Scottish Book Trust has announced the winner of its annual Scottish Teenage Book Prize as Evernight (Andersen Press) by Ross MacKenzie. The national charity encourages teenagers to get involved with the award by reading three shortlisted books and voting for their favourite as part of their class or reading group. Evernight was the most popular read with over 40% of the vote.

19/10/18 . The Sunday Post, by Andrew Cawley.
Pics of staff designer Ross MacKenzie, who has written a children’s book. Location: Skypark, Glasgow.

Ross MacKenzie is a multi-award-winning author of books for children and teenagers, including EvernightShadowsmith and The Nowhere Emporium. Ross lives in Renfrew, with his wife and two daughters. He regularly visits primary schools, libraries and literary festivals where he discusses the power of stories and imagination, and holds Q&A sessions and writing workshops. His latest novel, Feast of the Evernight (Anderson Press) was released earlier this month and continues the story of Larabelle Fox and her friends.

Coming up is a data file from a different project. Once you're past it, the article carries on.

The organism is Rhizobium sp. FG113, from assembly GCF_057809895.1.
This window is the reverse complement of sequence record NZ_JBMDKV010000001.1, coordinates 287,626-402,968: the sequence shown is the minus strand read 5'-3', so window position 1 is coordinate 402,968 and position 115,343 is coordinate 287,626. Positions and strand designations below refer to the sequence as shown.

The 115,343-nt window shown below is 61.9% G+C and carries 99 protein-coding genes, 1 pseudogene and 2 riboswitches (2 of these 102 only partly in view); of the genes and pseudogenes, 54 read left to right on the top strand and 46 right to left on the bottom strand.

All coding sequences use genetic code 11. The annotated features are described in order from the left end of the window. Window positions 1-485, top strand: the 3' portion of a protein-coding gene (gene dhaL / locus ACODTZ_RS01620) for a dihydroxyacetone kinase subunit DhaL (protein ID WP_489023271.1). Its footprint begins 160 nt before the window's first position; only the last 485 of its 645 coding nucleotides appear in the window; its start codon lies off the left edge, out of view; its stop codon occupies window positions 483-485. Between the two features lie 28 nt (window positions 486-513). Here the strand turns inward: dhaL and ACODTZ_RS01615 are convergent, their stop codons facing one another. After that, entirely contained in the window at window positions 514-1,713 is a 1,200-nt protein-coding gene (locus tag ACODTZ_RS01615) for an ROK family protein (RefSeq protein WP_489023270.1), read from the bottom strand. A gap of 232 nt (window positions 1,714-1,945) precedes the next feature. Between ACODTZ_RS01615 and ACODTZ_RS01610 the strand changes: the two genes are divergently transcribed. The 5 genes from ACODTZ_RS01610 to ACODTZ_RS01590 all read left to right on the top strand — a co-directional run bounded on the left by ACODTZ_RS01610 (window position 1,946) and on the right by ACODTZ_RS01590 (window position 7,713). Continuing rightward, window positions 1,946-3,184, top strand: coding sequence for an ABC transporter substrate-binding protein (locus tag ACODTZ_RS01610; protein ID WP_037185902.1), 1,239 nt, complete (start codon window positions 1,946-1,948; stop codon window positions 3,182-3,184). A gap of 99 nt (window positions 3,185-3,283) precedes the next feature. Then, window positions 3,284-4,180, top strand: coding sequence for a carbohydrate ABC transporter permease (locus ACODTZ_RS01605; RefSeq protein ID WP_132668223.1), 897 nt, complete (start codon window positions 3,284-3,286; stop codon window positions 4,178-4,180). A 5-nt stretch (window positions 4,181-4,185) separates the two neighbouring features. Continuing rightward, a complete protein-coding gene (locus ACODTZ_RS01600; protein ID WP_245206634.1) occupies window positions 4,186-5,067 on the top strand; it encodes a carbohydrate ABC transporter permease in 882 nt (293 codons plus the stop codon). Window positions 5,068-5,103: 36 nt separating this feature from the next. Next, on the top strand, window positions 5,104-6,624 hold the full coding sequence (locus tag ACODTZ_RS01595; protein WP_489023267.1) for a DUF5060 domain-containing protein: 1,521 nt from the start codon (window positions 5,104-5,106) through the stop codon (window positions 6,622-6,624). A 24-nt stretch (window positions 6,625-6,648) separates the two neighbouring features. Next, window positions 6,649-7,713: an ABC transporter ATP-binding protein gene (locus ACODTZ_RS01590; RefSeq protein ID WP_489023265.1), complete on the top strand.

The Gifted, The Talented and Me by William Sutcliffe (Bloomsbury) and White Eagles by Elizabeth Wein (Barrington Stoke) were both shortlisted for this year’s Scottish Teenage Book Prize. The panel for the Scottish Teenage Book Prize included Shelagh Toonen, librarian at Elgin Academy, Moray and Stephen Shiels, librarian at The Royal High School, Edinburgh, along with staff from Scottish Book Trust.


Ross MacKenzie said:

 “Winning any award is wonderful, but what makes the Scottish Teenage Book Prize so special is the fact that teenagers all over Scotland have voted Evernight as their winner. I can’t tell you how grateful I am to everyone who voted, or how proud I am that my book just might have provided an escape of sorts during a very difficult, sometimes frightening year. Thank you all, and happy reading!”


Marc Lambert, CEO of Scottish Book Trust, said:

“Congratulations to Ross MacKenzie on winning this year’s Scottish Teenage Book Prize. It’s been fantastic to see young people across Scotland getting involved, reading the shortlisted books and voting for their favourite read. Thank you to the teachers and librarians that promoted the Scottish Teenage Book Prize within their schools. I’m sure those who voted in the prize will be thrilled to learn that the sequel to Evernight was released this month.”

The Scottish Teenage Book Prize, now in its fifth year, was set up to celebrate the most popular teen books by authors in Scotland. It is run by Scottish Book Trust with support from Creative Scotland. Shortlisted authors receive £500 and the winner receives £2,000.